Similarly, the Victorian England in which Spurgeon lived was well acquainted with the grim spectre of death. Furthermore, evangelicals also “accepted without question that heaven and a hell existed and that this earth was a testing ground.”[21] Disease was common, and influenza, typhus, typhoid, and cholera ravaged the land. Spurgeon remarked that “churches have been crammed with hearers, who, because so many funerals have passed their doors, or so many have died in the street, could not refrain from going up to God’s house to confess their sins.”[22]

 

             Furthermore, ever since John Bunyan’s allegory The Holy War the evangelical imagination has been engaged in the trenches of gracious gospel ministry. In The Holy War, the city of Mansoul, once loyal to El Shaddai, is taken over by the evil Diabolus. A great battle then ensued which culminated in Emmanuel gaining the victory for the city of Mansoul. Indeed, as one reads the work the urgency of conversion is magnified through the use of militaristic language. Ever mindful of Bunyan, Spurgeon’s own ministry mirrored such urgency as he preached because he knew that he was in a holy war for souls. Eternity hung in the balance for lost souls, and so every sermon issued an assault on spiritual darkness. For Spurgeon, the horrors of hell were too terrible to be trifled with. Indeed, Spurgeon lamented, “Oh! what would the damned in hell give for a sermon could they but listen once more to the church-going bell and go up to the sanctuary!”[23]

 

            Spurgeon’s language concerning conversion was direct, using terms such as ‘soul-winning.’ For Spurgeon, to go soul-winning was to enter war. In his view, “You must throw your soul into your work just as a warrior must throw his soul into a battle.”[24] The Prince of Preachers believed that all Christians ought to possess a burning desire to see other sinners saved from God’s fiery wrath, and for Spurgeon it was “a happy thing”[25] to “win souls for Jesus.”[26]

 

            However, the conflict for souls was not a game of mere numbers, indeed, Spurgeon warned against false conversions saying that “A false profession is one of the worst of lies.”[27] His strong words to false converts leave no doubt concerning the serious nature of living hypocritically: “The man that says, ‘I know Christ,’ and does not keep his commandments, is making his own damnation sure.”[28] Spurgeon was convinced that true conversion necessarily changed a person’s life, so much so, in fact, that Spurgeon declared that false converts preached a “devil’s gospel”[29] with their “hands, feet, and hearts.”[30] While this is indeed strong language it is true language nonetheless.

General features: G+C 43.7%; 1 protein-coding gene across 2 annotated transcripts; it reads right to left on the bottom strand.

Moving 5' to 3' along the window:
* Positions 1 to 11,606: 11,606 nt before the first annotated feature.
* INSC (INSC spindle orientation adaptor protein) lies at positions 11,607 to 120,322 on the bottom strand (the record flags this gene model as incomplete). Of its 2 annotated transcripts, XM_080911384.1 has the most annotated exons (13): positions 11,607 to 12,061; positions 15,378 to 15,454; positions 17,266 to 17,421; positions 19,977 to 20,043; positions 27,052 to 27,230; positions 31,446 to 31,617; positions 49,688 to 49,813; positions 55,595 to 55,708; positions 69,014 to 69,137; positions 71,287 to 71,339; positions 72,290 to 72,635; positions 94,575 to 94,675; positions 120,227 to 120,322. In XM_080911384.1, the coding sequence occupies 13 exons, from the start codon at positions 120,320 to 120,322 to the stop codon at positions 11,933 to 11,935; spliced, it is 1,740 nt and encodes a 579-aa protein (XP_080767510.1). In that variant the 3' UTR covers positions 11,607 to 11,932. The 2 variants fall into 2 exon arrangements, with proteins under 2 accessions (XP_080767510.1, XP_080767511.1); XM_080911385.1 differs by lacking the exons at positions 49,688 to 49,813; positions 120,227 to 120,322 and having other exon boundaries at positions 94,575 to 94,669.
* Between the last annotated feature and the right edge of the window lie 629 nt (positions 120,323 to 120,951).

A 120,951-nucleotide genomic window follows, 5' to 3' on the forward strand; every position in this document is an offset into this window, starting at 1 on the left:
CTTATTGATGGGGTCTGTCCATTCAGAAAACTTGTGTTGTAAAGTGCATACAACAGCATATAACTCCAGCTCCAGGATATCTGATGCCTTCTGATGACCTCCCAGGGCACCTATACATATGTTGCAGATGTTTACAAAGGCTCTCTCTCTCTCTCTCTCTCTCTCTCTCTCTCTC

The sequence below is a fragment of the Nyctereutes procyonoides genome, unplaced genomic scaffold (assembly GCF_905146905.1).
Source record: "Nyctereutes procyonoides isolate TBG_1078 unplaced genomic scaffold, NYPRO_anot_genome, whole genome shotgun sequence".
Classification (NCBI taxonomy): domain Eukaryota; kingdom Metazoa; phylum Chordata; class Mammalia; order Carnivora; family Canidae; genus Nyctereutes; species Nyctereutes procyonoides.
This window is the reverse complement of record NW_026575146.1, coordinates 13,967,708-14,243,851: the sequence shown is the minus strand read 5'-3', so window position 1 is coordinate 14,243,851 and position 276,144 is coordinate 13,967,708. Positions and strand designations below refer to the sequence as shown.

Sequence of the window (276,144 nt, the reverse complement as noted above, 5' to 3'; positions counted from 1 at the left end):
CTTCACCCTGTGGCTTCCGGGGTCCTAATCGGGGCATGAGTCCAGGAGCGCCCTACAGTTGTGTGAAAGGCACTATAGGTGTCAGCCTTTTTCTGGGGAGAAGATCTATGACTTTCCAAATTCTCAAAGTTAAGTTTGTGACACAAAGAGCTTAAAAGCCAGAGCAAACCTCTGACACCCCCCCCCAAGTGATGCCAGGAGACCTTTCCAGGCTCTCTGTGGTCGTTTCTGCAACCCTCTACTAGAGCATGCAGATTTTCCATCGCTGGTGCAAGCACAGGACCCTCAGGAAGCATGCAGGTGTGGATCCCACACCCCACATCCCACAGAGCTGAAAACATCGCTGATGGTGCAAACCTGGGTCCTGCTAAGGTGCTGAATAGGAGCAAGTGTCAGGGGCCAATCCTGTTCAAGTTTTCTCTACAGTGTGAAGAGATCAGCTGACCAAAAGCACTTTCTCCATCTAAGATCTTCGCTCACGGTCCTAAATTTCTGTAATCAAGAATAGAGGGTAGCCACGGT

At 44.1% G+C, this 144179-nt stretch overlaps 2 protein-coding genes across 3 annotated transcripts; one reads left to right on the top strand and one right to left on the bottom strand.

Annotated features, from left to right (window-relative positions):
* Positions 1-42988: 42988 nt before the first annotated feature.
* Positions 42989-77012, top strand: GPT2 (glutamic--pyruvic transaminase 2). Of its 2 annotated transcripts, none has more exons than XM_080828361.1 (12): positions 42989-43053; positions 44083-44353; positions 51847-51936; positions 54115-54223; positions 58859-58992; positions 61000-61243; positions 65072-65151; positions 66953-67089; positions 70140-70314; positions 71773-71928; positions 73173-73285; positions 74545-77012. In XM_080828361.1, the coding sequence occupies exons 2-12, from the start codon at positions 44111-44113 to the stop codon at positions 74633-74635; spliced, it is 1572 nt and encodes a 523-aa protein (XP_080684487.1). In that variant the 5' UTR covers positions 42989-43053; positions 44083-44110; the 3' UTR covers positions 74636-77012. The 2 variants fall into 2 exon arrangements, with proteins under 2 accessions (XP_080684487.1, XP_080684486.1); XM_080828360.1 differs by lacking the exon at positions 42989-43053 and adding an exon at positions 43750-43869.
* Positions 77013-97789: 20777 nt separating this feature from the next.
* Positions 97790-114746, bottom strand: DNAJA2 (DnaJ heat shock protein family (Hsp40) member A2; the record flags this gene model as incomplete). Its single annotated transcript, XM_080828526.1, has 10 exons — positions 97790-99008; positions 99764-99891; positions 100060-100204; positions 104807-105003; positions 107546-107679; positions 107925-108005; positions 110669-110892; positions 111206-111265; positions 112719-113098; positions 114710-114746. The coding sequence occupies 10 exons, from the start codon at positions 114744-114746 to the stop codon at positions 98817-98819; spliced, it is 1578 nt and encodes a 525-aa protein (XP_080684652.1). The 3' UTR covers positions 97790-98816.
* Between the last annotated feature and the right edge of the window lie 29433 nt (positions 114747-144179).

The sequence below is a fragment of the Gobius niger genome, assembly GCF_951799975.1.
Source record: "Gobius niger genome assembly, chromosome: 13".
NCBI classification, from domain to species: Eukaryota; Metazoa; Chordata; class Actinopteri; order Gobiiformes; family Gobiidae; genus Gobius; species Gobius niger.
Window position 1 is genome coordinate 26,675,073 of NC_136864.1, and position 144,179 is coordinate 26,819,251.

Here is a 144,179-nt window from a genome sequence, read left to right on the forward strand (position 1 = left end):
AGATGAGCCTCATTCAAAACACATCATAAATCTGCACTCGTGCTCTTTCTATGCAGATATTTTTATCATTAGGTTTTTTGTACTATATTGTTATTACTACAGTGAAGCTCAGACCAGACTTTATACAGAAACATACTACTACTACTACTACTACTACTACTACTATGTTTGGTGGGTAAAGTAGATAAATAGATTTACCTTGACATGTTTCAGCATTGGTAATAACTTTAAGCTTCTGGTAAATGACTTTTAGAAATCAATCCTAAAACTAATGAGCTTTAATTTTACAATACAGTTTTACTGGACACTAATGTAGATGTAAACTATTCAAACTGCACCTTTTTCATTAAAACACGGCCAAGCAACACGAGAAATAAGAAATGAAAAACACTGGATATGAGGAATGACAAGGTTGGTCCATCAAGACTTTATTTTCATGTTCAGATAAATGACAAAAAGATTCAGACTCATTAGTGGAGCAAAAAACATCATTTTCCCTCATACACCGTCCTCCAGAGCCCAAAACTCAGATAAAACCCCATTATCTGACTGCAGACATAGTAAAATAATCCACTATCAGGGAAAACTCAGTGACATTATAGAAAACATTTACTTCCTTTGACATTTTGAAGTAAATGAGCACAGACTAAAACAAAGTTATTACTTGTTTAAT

But amidst the clamor of war Spurgeon rested in the knowledge that “There is a power in God's gospel beyond all description.”[31] In Spurgeon’s view, conversion required that “Our condition before God, our moral tone, our nature, our state of mind, are. . . totally different from what they were before.”[32] Simply, true conversion must bring lasting change.

 

            Furthermore, Spurgeon believed that conversion was deeply personal. On this point, he emphatically declared that a sinner must “personally repent of sin, personally believe in Jesus Christ, personally be converted, and personally live to the service and glory of God.”[33] Spurgeon believed that it was the duty of the sinner to believe in Christ alone and vicarious Christianity was not an option. However, it is equally true that the Holy Spirit must open a sinner’s heart to believe the gospel message. When asked about this apparent tension in the Scriptures Spurgeon stated that he had “long ago given up trying to reconcile friends who never fell out.”[34] For Spurgeon, there was no issue because the Word of God teaches both realities. God is sovereign in the salvation of sinners, and man has the divine duty to repent and believe. For example, while Spurgeon pleaded with sinners to “trust thy soul with him,”[35] he also petitioned God “to grant, poor soul, that thou mayest lay hold on Christ this morning.”[36] Spurgeon lived happily with what he saw to be a God-ordained tension in the Scriptures.